The quality of steel surface preparation is the single most important function that can influence paint performance and has a direct relation with the lifetime of a system.
For optimum service life, the steel surface preparation must remove all contaminants that might impair performance and offer the best adhesion of the paint system.
One of the most commonly used methods of steel surface preparation, blast cleaning involves an abrasive jet of particles in a compressed air stream to remove rust, millscale, old paint and other impurities. Remember that prior to any blast work, steel should be degreased and all weld spatters removed.
Different degrees of surface cleanliness can be achieved depending on the original surface condition, the abrasives used and the length of time the surface is exposed to the abrasive jet. The surface appearance resulting from blast cleaning has been defined by several different bodies with the most widely used being the Swedish Standard SIS 05 59 00.
In this post, we will identify the different surface finish standards identified by the Swedish Standard SIS 05 59 00
See the full range of Airblast Australia blasting equipment.
Steel Surface Preparation Standard SIS 05 59 00
Steel Surface Preparation Brush Off Blast Cleaning – SA 1
Brush Off Blast Cleaning refers to the removal of loose mill scale, loose rust, and loose paint by the impact of abrasives propelled through nozzles or by centrifugal wheels. It is not intended that the surface shall be free of all mill scale, rust, and paint. The remaining mill scale, rust, and paint should be tight and the surface should be sufficiently abraded to provide good adhesion and bonding of paint. A brush-off blast cleaned surface finish is defined as one from which all oil, grease, dirt, rust scale, loose mill scale, loose rust and loose paint or coatings are removed completely but tight mill scale and tightly adhered rust, paint and coatings are permitted to remain provided that all mill scale and rust have been exposed to the abrasive blast pattern sufficiently to expose numerous flecks of the underlying metal fairly uniformly distributed over the entire surface.
Commercial Blast Cleaning – SA 2
Removal of partial mill scale, rust, rust scale, paint or foreign matter by the use of abrasives propelled through nozzles or by centrifugal wheels, to the degree specified. A commercial blast cleaned surface finish is defined as one from which all oil, grease, dirt, rust scale and foreign matter have been completely removed from the surface and all rust, mill scale and old paint have been completely removed except for slight shadows, streaks, or discoloration caused by rust stain, mill scale oxides or slight, tight residues of paint or coating that may remain if the surface is pitted, slight residues of rust or paint may be found in the bottom of pits at least two-thirds of each square inch of surface area shall be free of all visible residues and the remainder shall be limited to the light discoloration, slight staining or tight residues mentioned above.
Near White Blast Cleaning – SA 2-1/2
Removal of nearly all mill scale, rust, rust scale, paint, or foreign matter by the use of abrasives propelled through nozzles or by centrifugal wheels, to the degree hereafter specified. A near-white blast cleaned surface finish is defined as one from which all oil, grease, dirt, mill scale, rust, corrosion products, oxides, paint or other foreign matter have been completely removed from the surface except for very light shadows, very slight streaks or slight discolorations caused by rust stain, mill scale oxides, or light, tight residues of paint or coating that may remain. At least 95 percent of each square inch of surface area shall be free of all visible residues, and the remainder shall be limited to the light discoloration mentioned above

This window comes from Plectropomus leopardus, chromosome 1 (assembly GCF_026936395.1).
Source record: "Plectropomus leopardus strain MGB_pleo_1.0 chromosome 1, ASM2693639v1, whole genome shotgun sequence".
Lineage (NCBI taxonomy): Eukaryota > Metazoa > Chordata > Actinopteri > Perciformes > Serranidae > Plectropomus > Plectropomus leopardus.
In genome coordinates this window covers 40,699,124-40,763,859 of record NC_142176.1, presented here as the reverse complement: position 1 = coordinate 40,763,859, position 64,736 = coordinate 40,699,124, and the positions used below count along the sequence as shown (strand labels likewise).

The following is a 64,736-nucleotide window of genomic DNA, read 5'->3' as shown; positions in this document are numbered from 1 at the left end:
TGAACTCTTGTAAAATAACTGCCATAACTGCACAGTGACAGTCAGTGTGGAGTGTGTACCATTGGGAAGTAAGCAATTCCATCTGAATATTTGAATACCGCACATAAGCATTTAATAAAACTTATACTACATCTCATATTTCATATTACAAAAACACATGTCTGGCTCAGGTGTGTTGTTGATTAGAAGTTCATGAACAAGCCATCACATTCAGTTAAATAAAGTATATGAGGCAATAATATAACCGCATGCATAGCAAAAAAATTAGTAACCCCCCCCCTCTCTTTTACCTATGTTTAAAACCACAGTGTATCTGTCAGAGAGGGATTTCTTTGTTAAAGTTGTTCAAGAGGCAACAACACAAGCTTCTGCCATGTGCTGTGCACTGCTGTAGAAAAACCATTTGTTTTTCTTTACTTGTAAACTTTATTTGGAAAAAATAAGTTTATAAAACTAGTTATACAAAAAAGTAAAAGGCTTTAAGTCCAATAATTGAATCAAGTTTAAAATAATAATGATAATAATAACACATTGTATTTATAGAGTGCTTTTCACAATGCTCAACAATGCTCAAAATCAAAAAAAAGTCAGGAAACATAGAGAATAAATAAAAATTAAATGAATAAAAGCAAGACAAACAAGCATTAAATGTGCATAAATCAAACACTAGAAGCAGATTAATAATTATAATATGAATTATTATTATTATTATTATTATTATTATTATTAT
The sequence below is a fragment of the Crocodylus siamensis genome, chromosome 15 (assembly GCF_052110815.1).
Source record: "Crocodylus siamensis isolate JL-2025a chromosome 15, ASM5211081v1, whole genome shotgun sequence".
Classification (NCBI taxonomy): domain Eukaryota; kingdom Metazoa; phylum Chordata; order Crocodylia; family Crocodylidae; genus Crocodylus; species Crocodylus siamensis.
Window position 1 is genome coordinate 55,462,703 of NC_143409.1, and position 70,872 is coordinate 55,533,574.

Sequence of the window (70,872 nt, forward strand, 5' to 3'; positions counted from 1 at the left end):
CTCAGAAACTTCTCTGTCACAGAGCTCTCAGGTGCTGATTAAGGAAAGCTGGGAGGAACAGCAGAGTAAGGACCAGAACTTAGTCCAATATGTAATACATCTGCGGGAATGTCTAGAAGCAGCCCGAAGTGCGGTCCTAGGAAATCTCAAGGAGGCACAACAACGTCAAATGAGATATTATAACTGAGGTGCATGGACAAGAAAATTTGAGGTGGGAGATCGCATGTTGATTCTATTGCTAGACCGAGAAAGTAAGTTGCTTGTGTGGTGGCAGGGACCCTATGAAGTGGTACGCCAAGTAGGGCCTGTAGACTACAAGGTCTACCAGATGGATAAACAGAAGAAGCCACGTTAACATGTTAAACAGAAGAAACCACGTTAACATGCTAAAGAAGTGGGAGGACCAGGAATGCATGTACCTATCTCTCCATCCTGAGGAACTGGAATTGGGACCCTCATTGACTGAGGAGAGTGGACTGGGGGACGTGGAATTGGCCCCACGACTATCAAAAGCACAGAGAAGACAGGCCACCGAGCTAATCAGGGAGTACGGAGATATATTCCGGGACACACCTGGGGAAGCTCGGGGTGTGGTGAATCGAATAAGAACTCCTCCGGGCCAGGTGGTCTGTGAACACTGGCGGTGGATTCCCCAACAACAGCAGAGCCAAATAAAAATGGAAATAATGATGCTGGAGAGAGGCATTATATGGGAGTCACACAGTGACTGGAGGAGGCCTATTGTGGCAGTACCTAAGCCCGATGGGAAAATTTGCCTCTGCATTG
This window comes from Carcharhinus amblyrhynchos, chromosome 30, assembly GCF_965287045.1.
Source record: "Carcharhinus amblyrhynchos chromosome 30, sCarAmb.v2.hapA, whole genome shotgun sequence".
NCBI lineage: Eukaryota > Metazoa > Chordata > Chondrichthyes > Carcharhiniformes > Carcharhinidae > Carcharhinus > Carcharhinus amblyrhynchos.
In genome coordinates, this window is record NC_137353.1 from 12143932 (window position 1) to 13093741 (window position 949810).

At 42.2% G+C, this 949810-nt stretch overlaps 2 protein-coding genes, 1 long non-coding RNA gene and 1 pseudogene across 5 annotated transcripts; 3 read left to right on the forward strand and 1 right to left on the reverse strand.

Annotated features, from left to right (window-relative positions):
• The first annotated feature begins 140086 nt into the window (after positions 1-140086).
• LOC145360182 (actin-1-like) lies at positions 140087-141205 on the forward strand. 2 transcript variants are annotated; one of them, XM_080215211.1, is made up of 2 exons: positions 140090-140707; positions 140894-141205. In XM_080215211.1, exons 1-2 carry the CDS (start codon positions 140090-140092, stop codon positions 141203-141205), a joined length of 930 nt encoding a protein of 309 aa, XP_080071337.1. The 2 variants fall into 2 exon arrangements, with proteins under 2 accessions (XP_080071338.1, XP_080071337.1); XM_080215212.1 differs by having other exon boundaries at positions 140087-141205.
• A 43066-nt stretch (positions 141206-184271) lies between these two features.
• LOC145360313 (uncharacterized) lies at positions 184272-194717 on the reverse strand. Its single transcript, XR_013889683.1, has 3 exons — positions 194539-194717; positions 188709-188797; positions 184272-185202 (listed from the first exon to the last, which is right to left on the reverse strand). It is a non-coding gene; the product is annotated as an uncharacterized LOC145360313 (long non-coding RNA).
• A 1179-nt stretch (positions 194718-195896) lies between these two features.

White Metal Blast Cleaning – SA 3
Removal of all mill scale, rust, rust scale, paint or foreign matter by the use of abrasives propelled through nozzles or by centrifugal wheels. A white metal blast cleaned surface finish is defined as a surface with a gray-white, uniform metallic colour, slightly roughened to form a suitable anchor pattern for coatings. The surface, when viewed without magnification, shall be free of all oil, grease, dirt, visible mill scale, rust, corrosion products, oxides, paint, or any other foreign matter. White Metal Blast Cleaning should be used where maximum performance of the protective coating is required due to severe environmental conditions such as immersion in water or chemicals.
Besides the cleanliness of the steel, consideration needs to be given to the profile roughness created by the impact of abrasive on the steel surface.
The substrate profile is generated by:
1. Shape, type and grading of abrasive.
2. Blasting method and velocity of abrasive impaction.
3. Steel condition prior to abrasive blasting.
The etched profile of the surface enables adhesion of the protective paint coatings. Of great importance is the level at which this is achieved as too severe a profile will cause a waste of paint and time in application whilst a profile which is too shallow could result in a lack of adhesion.
The profile of the surface can be measured by various items of test equipment. The best method of obtaining the correct profile is by ensuring that the correct blasting equipment is used coupled with the correct type and size of abrasive which we will cover in future posts.
Airblast has become the industry standard in manufacturing and supplying surface finishing equipment worldwide. With showrooms in Perth, Brisbane and Melbourne we can offer product demonstrations, sales and service for all of our abrasives, spray equipment and ppe products. Contact us to find out more.[insert page=’23’ display=’excerpt’]